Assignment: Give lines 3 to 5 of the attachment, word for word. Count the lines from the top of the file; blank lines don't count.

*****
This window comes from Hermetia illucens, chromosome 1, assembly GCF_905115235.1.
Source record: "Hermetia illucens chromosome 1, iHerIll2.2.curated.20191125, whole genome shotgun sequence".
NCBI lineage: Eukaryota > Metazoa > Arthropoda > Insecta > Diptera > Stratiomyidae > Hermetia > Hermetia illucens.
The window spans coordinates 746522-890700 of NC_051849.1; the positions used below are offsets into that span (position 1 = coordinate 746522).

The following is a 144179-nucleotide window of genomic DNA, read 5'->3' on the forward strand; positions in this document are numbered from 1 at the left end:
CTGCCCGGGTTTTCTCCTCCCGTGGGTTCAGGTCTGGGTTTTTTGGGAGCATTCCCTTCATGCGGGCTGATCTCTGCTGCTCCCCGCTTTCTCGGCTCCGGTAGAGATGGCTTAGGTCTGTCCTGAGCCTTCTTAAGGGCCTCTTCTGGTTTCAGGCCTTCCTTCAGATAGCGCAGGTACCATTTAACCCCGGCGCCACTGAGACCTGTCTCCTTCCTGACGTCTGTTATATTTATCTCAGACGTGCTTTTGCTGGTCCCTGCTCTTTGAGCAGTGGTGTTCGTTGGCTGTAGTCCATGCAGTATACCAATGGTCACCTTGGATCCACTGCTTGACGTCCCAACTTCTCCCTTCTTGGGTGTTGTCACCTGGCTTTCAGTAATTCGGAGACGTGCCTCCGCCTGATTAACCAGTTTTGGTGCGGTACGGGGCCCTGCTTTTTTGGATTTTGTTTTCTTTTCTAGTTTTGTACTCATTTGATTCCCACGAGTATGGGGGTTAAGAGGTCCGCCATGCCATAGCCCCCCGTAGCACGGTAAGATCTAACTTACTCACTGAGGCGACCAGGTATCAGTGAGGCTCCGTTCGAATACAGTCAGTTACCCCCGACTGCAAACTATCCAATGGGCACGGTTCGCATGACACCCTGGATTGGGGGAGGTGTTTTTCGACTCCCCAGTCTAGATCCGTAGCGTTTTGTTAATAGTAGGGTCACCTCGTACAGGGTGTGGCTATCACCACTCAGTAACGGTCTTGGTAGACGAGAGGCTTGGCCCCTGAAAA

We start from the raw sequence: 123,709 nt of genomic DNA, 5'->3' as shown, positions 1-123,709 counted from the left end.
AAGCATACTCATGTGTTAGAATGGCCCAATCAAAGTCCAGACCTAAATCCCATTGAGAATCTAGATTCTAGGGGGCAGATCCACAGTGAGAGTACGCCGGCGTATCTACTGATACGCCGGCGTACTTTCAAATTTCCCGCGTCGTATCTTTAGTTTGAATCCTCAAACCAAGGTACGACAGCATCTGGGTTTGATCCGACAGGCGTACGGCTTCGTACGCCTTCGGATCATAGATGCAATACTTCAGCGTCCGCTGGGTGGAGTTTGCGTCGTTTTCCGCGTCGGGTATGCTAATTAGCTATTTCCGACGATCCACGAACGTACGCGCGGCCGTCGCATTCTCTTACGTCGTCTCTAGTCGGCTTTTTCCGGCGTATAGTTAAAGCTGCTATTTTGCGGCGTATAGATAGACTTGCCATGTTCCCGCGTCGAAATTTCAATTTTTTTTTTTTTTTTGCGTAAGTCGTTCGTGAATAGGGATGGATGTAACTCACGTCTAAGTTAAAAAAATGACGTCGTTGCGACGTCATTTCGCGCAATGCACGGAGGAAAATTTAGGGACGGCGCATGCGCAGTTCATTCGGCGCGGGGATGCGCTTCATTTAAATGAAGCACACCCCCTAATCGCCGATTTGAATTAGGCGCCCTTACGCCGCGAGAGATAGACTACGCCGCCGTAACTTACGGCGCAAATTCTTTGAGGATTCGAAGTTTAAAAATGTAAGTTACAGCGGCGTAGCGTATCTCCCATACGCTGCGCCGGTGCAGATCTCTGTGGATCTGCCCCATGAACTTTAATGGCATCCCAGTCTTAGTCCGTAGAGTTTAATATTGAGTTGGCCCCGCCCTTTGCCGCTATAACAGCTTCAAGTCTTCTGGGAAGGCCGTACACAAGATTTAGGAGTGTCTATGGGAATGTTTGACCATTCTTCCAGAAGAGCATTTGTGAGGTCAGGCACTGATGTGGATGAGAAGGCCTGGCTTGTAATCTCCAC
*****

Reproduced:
NCBI lineage: Eukaryota > Metazoa > Arthropoda > Insecta > Diptera > Stratiomyidae > Hermetia > Hermetia illucens.
The window spans coordinates 746522-890700 of NC_051849.1; the positions used below are offsets into that span (position 1 = coordinate 746522).

The following is a 144179-nucleotide window of genomic DNA, read 5'->3' on the forward strand; positions in this document are numbered from 1 at the left end: